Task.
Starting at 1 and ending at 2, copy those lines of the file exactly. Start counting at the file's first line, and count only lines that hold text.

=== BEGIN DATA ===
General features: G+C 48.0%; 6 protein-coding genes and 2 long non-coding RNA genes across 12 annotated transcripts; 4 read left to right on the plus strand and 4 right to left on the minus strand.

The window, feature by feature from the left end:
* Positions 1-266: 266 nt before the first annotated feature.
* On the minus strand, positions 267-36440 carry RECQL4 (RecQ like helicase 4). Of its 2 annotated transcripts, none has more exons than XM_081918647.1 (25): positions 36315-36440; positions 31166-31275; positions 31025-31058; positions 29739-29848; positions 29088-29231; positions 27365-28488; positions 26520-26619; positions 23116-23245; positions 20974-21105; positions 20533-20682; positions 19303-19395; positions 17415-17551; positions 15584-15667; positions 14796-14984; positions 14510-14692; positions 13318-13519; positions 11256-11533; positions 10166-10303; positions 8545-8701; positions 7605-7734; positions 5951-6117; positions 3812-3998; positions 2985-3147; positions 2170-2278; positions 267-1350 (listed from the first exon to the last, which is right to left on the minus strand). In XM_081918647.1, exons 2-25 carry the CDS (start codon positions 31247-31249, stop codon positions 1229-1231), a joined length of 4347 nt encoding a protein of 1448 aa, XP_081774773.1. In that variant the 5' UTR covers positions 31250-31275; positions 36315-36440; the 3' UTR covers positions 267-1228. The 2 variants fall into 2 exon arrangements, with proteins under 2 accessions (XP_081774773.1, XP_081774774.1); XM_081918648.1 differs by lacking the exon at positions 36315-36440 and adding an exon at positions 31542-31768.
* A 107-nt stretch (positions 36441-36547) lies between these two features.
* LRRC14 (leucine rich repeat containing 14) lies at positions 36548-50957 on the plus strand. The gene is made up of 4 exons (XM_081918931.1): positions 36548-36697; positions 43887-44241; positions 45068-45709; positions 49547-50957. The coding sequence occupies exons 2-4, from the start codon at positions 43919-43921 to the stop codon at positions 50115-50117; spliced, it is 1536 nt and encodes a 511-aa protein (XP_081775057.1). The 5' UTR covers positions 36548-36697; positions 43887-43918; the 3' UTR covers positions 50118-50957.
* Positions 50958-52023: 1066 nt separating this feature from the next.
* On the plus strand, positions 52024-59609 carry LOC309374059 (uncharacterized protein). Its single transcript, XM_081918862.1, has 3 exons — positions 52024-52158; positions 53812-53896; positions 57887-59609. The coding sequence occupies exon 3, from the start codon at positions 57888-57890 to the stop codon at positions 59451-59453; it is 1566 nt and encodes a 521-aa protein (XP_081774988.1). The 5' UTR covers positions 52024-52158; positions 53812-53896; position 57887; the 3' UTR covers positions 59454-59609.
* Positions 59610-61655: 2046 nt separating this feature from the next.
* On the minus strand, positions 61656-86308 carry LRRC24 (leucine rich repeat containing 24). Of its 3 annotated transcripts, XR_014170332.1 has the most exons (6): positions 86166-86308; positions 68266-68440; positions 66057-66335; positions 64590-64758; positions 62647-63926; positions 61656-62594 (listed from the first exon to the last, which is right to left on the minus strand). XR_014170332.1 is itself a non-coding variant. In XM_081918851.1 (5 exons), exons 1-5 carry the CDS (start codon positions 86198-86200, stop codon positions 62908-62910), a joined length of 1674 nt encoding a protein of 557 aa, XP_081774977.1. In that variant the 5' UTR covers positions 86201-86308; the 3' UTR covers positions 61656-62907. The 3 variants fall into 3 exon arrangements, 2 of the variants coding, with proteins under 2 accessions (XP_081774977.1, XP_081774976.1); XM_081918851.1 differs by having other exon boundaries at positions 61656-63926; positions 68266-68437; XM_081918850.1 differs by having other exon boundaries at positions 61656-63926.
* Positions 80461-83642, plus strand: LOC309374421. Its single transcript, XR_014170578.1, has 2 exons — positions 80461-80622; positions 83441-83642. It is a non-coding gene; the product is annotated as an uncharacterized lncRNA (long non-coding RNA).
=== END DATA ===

General features: G+C 48.0%; 6 protein-coding genes and 2 long non-coding RNA genes across 12 annotated transcripts; 4 read left to right on the plus strand and 4 right to left on the minus strand.

The window, feature by feature from the left end: